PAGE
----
-nicaragua feels a tad sketchier than guatemala so far.  we’ve been openly warned by locals to avoid certain areas during hours that the police aren’t patroling.  on the flipside, our short time in managua felt safer than our stints in guatemala city.  guatemala city’s bus terminal is located in what i can only describe as the bowels of the city.  we had a female passenger who was having a panic attack on our bus ride into the city and she was screaming to be let out of the van as we were a few minutes from the terminal.  i couldn’t imagine a worse location to find ourselves pulled over and exposed; this neighbourhood made main & hastings look like a paradise.

the children here are adorable though. that is, the ones that are attached to their parents

what was our first meal?
-what better way to tempt fate than with street food in front of a church?  bbq skirt steak served on plantains and topped with a vinegar slaw.  80 cordobas.  my luck of ordering the only out of stock item on the menu has continued.  vijaron was the original dish i was after which is a granada specialty; chicharon (fried pork with crispy skin intact) served on top of braised yucca and topped with slaw, served on top of a plantain leaf.  the hunt continues…

this plate of carne asado didn’t last much longer than the picture

overall impressions?
we’re about a day and a half into our stay in granada and i can already sense that i’m not going to fall in love with this city.  it feels like we can cover what granada has to offer very quickly and for that reason i think we’ll find ourselves heading out at the end of our three night stay.  while the city has lots of daytrip tours on offer it doesn’t feel like they’ve tapped into the historical and cultural aspects of the city to share with visitors.  calle calzada is the main tourist strip here and i’m not a huge fan of cramming all the visitors into a condensed area.  it gives the city a very unauthentic feel… almost theme park-like.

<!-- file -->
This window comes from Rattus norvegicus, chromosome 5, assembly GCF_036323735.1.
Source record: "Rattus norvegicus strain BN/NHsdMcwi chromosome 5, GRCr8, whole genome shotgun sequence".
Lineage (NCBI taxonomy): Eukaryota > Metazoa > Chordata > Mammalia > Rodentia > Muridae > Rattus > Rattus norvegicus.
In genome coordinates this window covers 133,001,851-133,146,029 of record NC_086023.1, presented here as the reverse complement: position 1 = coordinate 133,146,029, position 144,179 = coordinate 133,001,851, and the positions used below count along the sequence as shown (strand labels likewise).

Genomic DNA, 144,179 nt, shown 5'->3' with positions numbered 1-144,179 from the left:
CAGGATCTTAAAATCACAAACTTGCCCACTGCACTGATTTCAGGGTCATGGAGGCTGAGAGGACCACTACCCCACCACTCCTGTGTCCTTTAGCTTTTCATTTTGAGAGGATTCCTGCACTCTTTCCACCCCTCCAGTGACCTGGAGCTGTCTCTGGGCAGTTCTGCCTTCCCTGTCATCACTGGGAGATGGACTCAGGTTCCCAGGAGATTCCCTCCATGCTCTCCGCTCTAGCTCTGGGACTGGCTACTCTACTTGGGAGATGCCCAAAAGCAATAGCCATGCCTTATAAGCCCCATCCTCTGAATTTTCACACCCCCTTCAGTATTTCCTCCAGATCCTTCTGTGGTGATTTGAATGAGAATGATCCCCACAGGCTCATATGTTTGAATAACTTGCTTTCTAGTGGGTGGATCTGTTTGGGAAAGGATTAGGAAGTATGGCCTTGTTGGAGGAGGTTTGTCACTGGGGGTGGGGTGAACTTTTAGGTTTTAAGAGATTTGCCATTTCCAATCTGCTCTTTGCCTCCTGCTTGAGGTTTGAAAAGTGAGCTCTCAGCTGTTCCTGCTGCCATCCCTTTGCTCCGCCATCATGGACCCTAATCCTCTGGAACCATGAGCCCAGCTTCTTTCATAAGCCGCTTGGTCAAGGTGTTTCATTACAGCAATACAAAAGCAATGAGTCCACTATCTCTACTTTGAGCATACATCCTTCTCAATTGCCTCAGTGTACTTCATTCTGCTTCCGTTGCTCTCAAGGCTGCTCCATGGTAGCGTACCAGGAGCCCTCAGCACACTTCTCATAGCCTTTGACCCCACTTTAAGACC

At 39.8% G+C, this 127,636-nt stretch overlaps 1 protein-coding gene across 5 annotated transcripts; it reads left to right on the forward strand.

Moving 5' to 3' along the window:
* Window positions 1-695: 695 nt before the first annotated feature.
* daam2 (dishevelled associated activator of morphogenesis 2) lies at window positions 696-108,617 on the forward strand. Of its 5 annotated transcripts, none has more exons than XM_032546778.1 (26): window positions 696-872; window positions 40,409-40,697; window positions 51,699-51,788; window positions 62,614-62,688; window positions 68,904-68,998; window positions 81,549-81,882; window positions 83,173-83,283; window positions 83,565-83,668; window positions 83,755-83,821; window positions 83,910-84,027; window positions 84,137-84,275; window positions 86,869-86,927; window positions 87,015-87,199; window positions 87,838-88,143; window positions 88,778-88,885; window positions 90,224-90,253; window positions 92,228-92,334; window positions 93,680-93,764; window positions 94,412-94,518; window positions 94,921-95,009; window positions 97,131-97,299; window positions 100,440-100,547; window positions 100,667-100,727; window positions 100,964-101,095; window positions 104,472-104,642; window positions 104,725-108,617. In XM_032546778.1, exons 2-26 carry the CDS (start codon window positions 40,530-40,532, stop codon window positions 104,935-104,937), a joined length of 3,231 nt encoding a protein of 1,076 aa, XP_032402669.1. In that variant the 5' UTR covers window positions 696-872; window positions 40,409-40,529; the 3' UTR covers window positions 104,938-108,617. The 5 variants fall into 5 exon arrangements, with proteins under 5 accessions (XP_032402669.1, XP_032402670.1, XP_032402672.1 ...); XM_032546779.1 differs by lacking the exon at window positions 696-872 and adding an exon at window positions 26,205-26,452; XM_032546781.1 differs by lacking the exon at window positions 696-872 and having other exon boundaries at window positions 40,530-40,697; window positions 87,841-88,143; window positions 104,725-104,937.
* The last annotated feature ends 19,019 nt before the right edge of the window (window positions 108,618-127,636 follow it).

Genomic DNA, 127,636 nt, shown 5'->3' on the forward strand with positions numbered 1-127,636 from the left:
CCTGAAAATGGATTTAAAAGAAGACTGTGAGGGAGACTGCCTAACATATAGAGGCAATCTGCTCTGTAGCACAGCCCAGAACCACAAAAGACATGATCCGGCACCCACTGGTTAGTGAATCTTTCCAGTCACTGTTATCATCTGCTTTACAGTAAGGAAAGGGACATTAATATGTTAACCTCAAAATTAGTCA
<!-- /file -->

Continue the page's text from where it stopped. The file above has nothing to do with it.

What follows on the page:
a view from the bell tower's spiral stairway
a view from the bell tower’s spiral stairway


what do i like?
Granada has some pretty colourful buildings, the main Cathedral is very distinctive and beautiful.

granada’s postcard cathedral with lake nicaragua in the background

what do i dislike?
Where to start…I do not like Granada at this moment in time and I am not sure if I ever will. It is dirty, there are street boys constantly begging for food/money, one main tourist street jammed with americano food at americano prices and there are warnings and stories of robbery. I find it ironic that the cab driver taking us from the airport to the bus station asked us if Guatemala was dangerous.

what do i like/dislike about the new accommodations?
The accommodation is pretty basic but has everything we need. Couple of sweet ladies who do not speak much English run the place so our conversations are pretty much one way jabberings.

Both are talking but neither are understanding.
our private pool

biggest adjustments from the previous stop?
The heat and humidity is killing me. I have a permanent sheen of sweat on my face and my body is so sticky all the time. Same type of heat/humidity as Hong Kong but not much A/C in Granada. I am very tempted to just park my lazy self next to the hostel pool and only leave for meals.

what was our first meal?
I had a beef stew of some sort. There were big chunks of beef, yucca and plantains. The beef and yucca was delicious but I do not like soupy plantains.

everything was soft

overall impressions?
I definitely do not feel safe walking around at night. We are now in the habit of walking around with only enough cash in our pockets for dinner and the rest of our stuff we leave at the hostel. There are lots of young boys running around the touristy areas begging. They are pretty relentless and I find it really difficult to deal with.

the unfortunate reality of tourism in a poor country
the unfortunate reality of tourism in a poor country